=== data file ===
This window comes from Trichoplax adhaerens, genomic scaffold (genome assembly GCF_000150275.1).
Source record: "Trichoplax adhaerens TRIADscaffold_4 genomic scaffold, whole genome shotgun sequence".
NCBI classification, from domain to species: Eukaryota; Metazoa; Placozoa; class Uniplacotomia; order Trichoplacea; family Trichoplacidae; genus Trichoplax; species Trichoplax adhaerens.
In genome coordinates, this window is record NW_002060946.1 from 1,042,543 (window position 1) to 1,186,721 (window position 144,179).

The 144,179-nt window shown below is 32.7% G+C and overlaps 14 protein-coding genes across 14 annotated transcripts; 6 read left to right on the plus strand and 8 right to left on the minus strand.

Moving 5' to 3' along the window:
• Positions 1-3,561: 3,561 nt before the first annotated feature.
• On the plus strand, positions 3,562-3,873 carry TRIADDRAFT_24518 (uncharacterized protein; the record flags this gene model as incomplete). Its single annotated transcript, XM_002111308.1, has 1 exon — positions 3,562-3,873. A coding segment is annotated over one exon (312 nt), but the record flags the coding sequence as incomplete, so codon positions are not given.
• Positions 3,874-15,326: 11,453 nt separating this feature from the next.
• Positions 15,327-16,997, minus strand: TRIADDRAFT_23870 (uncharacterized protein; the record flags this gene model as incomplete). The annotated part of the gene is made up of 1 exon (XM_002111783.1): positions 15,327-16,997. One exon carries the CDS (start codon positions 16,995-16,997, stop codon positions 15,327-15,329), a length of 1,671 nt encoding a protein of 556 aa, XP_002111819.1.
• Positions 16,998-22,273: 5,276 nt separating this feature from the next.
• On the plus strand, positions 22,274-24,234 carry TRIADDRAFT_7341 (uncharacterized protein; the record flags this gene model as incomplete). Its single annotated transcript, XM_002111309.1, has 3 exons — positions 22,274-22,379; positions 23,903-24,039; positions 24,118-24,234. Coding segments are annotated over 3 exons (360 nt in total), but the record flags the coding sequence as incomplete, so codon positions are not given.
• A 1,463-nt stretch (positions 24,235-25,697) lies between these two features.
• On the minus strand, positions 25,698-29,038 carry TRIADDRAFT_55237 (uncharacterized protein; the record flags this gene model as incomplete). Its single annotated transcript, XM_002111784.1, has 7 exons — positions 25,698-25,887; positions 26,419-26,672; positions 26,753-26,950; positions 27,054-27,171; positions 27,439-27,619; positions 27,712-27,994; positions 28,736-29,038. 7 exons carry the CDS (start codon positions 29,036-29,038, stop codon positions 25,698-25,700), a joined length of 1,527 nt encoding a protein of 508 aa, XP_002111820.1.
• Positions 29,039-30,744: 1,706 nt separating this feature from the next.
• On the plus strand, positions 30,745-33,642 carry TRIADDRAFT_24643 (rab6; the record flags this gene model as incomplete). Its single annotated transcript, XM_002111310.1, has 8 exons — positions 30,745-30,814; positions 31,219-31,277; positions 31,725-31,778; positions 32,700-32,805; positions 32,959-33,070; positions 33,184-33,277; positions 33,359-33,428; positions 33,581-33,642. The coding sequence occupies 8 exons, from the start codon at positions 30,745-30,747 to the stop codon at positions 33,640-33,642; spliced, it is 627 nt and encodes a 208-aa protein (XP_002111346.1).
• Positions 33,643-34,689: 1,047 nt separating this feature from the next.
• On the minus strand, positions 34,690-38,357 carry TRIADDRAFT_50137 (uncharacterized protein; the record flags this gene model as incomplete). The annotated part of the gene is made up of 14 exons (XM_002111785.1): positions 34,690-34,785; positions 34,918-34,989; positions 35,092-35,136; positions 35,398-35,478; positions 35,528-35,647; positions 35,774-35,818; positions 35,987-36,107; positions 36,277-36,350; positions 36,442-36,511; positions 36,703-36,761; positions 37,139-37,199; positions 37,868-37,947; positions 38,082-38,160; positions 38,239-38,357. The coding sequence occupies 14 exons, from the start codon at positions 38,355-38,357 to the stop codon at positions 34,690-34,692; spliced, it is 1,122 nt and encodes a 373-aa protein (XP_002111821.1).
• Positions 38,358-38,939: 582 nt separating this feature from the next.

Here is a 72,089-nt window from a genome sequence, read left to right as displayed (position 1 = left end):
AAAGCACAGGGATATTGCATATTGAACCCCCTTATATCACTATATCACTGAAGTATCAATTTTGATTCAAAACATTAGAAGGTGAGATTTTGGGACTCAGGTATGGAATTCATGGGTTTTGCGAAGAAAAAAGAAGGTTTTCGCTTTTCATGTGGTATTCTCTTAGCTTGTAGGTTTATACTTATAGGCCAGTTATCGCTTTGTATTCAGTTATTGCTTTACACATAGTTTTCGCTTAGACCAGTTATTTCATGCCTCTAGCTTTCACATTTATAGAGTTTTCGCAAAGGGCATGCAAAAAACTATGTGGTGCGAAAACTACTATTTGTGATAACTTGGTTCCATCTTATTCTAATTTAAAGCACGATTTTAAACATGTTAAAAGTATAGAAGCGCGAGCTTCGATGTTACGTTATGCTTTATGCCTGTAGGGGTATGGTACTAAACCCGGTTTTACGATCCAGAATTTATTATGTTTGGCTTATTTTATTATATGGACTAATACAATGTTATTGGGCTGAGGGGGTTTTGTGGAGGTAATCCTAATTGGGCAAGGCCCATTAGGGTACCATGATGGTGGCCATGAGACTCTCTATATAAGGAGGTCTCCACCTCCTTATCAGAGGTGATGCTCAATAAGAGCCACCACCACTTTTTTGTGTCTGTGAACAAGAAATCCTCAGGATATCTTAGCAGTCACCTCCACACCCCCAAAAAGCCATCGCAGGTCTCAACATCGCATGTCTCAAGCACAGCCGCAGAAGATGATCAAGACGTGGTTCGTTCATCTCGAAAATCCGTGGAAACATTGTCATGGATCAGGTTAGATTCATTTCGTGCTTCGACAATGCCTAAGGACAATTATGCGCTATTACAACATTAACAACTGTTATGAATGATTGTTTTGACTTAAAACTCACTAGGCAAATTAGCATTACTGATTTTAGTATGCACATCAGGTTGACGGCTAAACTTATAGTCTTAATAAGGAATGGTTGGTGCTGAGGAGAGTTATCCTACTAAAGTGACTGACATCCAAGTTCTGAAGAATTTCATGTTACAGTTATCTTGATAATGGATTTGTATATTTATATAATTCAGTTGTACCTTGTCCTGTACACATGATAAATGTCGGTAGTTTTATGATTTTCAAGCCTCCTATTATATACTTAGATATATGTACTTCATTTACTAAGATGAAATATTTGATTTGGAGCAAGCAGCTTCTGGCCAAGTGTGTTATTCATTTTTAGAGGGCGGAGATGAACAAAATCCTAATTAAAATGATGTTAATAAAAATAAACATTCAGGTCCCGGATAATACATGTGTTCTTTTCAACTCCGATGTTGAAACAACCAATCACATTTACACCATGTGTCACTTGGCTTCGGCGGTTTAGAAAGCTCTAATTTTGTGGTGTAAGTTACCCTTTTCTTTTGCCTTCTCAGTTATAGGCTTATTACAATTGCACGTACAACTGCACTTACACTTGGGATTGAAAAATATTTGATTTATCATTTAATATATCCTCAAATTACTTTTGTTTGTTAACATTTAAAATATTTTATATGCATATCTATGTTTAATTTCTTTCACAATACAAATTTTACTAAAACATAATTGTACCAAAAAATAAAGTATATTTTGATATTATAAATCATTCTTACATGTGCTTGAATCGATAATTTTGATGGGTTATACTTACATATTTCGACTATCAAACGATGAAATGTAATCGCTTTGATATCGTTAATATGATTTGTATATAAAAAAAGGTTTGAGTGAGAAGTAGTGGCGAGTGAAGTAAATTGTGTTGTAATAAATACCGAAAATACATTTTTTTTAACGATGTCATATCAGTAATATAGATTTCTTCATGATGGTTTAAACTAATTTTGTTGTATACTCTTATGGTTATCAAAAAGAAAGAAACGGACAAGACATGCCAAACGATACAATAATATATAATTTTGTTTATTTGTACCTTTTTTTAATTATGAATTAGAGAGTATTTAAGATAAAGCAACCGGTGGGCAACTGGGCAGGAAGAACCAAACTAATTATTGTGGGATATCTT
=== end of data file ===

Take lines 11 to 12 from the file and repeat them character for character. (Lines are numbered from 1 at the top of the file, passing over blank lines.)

• Positions 16,998-22,273: 5,276 nt separating this feature from the next.
• On the plus strand, positions 22,274-24,234 carry TRIADDRAFT_7341 (uncharacterized protein; the record flags this gene model as incomplete). Its single annotated transcript, XM_002111309.1, has 3 exons — positions 22,274-22,379; positions 23,903-24,039; positions 24,118-24,234. Coding segments are annotated over 3 exons (360 nt in total), but the record flags the coding sequence as incomplete, so codon positions are not given.